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Nankana Sahib beckons PM

Prime Minister Manmohan Singh remains determined on visiting Pakistan despite events last week.

india Updated: May 28, 2006 01:12 IST

Prime Minister Manmohan Singh remains determined on visiting Pakistan despite events last week that, according to officials, foreshadow a freeze in bilateral ties. Reason: he is apparently keen to visit Gurdwara Nankana Sahib, the birthplace of Guru Nanak Dev.

Officials running the Pakistan show say the failure to seal a deal on Siachen (demarcation of troop positions and a pullback) and the failure to engage the moderate wing of the separatist All Parties Hurriyat Conference (which boycotted the PM’s roundtable conference) were likely to lead to frostier relations between New Delhi and Islamabad. The confidence building measures appear to have run their course, and violence in the Valley is expected to shoot up, mirroring Pakistan’s aggressive policy on its western border (Taliban-related violence in Afghanistan claimed 339 lives in the last week alone).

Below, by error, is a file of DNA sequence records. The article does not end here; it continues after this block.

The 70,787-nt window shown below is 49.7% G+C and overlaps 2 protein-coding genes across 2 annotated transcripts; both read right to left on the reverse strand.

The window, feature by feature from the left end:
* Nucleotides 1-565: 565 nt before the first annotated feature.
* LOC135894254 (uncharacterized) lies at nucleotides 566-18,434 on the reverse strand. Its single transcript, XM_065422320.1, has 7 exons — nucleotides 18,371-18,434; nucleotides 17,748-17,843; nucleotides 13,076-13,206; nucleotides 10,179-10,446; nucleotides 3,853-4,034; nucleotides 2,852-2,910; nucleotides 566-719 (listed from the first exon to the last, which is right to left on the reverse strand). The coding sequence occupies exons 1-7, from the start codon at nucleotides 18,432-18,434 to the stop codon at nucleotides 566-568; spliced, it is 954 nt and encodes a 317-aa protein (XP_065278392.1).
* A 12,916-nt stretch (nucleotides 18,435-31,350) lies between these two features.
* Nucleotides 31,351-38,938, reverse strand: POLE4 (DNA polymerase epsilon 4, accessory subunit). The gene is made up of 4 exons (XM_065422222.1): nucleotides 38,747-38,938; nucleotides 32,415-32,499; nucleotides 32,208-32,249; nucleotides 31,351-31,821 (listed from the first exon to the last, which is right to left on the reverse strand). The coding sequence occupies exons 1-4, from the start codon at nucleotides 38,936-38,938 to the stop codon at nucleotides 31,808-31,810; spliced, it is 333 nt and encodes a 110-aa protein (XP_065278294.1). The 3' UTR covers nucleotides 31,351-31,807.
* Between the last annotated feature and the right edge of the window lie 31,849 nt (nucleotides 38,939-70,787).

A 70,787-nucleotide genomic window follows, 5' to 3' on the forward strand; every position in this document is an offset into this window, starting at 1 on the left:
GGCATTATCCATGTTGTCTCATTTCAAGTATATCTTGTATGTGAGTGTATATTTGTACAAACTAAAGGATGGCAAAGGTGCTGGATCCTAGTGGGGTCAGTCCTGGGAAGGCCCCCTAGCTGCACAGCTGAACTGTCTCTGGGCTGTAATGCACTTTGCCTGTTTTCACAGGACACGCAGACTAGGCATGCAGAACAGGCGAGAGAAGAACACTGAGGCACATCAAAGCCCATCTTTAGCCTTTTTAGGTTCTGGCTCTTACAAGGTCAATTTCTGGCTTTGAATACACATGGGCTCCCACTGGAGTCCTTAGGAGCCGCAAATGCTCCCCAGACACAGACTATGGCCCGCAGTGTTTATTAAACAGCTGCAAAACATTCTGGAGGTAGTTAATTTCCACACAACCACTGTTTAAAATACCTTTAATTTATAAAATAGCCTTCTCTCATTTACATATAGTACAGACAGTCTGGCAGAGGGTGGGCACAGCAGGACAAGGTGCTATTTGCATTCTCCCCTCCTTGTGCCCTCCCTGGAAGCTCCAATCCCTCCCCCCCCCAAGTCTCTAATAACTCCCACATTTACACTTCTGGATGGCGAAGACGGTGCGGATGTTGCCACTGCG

Singh was keen that a deal on Siachen work out so that he could make a “state visit” to Pakistan in July. Sources say he was insistent that something be finalised, until the army put its foot down by pointing out that a pullback of troops without any demarcation of position would be disadvantageous to India. In fact, New Delhi was willing to go as far as accepting the demarcation as an unsigned annexure to the possible treaty.

The “state visit” now appears off, and officials are exploring whether a “working visit” can be arranged. Hawks in the government are even thinking of a “private visit”, so that the PM’s desire to visit the holy shrine, located about 75 km from Lahore, is fulfilled. Pakistan permits jathas of pilgrims to the Gurdwara thrice a year.

An indication of the hardening of India’s stance came last Saturday, when a delegation of PoK leaders met Foreign Secretary Shyam Saran and National Security Advisor MK Narayanan. When the delegates asked whether Singh’s declaration -- that there would be no redrawing of borders in J&K -- meant the LoC would continue to divide them from the Valley, Narayanan reportedly told them the redrawing was in context of J&K’s borders in 1947 -- when the state was one unit, pre-LoC.